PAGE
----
the man’s voice had morphed into a vicious snarl as he sped along the Alaska Highway and

announced that she wasn’t going home.

He could be the same monster who killed Bethany.

Madison had reached for the door handle. The man cinched a metal handcuff around

her wrist and yanked her arm away from the door. Fueled by terror, Madison grasped the handle

with her other hand and threw herself out of his speeding car.

Now, she held her breath as the bright beam swept across the forest in the opposite

direction from where she lay. A twig dug into the raw flesh on her elbow from where she’d skid

across the pavement.

She exhaled, lowering her face to her forearm as branches crunched beneath his shoes

a few feet from where she lay. Her lungs stilled as the beam shone onto her back, illuminating

the forest floor around her. She pushed against the ground with her palms.

She was only a few inches off the ground when the weight of the man’s knee on her

back shoved her down. His grip clamped around her handcuffed wrist, yanking it behind her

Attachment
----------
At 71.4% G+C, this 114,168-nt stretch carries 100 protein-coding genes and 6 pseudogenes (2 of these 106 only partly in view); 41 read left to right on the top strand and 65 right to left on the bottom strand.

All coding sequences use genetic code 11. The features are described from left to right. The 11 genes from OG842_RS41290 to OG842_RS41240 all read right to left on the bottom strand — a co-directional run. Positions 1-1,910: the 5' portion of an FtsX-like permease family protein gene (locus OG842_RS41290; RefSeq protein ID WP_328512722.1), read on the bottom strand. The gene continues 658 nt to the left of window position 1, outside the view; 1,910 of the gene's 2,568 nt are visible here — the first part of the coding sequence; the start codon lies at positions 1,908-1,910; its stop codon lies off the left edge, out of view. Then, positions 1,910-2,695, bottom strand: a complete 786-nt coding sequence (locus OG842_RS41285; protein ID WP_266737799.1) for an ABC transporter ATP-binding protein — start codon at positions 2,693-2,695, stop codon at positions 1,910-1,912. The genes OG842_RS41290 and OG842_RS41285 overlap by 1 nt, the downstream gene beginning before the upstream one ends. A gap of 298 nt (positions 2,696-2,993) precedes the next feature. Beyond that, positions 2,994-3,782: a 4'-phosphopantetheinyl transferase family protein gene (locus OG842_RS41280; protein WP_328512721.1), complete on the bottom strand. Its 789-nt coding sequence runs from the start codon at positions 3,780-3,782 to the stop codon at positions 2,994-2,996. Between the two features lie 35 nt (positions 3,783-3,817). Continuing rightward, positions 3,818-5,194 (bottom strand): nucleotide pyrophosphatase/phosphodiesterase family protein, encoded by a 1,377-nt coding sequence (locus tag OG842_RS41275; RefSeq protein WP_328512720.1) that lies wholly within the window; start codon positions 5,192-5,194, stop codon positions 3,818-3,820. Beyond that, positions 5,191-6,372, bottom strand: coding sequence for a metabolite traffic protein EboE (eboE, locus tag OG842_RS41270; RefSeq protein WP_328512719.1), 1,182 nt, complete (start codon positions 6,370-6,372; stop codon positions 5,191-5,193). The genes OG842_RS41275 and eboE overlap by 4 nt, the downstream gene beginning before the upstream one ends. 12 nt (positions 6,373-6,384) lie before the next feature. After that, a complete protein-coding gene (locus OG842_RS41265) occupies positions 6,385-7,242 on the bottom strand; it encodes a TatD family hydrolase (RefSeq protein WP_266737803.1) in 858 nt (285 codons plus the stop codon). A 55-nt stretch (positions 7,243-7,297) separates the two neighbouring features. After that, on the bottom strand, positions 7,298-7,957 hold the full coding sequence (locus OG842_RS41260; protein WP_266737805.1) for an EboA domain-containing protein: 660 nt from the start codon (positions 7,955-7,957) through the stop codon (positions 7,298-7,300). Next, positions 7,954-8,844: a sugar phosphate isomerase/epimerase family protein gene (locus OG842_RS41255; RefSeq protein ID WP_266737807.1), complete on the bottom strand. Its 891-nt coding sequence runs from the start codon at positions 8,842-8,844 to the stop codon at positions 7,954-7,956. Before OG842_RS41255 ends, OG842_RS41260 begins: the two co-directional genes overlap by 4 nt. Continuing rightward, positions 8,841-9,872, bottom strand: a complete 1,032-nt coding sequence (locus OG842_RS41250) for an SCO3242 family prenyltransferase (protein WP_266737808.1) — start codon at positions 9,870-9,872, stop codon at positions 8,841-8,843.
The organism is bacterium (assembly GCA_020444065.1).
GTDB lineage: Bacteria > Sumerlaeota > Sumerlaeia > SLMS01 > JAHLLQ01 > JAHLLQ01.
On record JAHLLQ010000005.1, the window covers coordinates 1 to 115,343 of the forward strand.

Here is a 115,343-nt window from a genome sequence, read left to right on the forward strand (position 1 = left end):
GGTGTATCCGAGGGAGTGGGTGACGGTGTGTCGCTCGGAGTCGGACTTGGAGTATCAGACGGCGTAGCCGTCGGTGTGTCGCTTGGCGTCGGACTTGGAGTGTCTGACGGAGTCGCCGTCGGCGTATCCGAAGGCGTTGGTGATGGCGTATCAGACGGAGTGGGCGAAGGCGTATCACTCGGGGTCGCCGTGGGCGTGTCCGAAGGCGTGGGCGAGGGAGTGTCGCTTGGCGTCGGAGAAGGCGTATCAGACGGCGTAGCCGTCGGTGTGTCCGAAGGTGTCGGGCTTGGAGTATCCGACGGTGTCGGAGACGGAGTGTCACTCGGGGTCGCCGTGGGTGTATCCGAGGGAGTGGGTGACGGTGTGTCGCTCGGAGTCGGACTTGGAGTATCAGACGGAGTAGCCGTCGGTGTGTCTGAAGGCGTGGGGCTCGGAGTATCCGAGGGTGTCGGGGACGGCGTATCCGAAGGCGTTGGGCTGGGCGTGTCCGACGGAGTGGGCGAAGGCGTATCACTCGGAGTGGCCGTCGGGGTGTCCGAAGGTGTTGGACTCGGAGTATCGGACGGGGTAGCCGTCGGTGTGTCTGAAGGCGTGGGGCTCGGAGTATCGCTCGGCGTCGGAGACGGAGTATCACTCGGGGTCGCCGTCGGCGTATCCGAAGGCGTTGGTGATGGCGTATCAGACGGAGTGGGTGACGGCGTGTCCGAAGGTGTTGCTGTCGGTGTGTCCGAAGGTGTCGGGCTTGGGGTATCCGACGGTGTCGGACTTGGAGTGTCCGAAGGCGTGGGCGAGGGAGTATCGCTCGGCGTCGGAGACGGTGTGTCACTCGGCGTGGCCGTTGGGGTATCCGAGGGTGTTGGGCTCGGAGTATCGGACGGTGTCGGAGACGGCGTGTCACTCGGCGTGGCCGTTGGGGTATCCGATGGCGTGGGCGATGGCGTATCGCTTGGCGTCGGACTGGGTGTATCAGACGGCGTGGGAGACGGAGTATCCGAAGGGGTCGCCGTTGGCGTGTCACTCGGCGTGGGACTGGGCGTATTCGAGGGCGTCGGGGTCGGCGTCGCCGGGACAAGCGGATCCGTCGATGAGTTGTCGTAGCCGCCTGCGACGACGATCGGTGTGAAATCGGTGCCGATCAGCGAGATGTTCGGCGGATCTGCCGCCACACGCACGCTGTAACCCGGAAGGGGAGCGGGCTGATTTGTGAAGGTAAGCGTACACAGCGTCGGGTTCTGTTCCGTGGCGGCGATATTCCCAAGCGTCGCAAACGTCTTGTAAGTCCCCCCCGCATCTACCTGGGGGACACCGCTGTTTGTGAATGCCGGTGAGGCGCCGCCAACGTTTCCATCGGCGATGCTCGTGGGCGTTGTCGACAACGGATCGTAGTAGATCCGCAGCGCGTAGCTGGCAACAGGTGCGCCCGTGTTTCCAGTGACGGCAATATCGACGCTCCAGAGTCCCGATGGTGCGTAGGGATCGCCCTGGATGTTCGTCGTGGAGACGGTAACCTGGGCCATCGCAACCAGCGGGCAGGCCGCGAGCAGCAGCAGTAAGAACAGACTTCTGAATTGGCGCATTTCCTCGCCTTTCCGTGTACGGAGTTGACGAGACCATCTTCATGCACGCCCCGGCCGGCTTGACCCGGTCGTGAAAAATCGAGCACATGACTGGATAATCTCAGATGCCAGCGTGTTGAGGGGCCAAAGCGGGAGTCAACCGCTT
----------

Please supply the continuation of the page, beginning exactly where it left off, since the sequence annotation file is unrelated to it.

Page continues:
back. With her other hand, she frantically swept the ground around her until her fingers brushed

the edges of a cold rock the size of a softball.

She gripped it, then twisted her torso and swung the rock into the side of her assailant’s

skull. The man’s head recoiled sideways from the blow. He grunted in pain and his grip

loosened. She pulled her arm free as he rolled off her back, cradling his head in his hands.

She got to her feet, pain shooting up the side of her leg like an electric shock. She bit the

inside of her lower lip and limped in the direction of the highway.

When she reached the edge of the forest, she sagged forward, resting her hands on her

knees. Ahead, the light from the moon drew the edges of an empty stretch of highway. A branch

snapped on the ground several feet behind her.

She whipped around, envisioning the man creeping toward her through the darkness.

But all she could see was the outline of the dark woods. As fast as her ankle allowed, she raced

down the dry ditch separating her from the road when a pair of headlights appeared in the

darkness. Thank God. She waved her arms above her head before her ankle gave out again,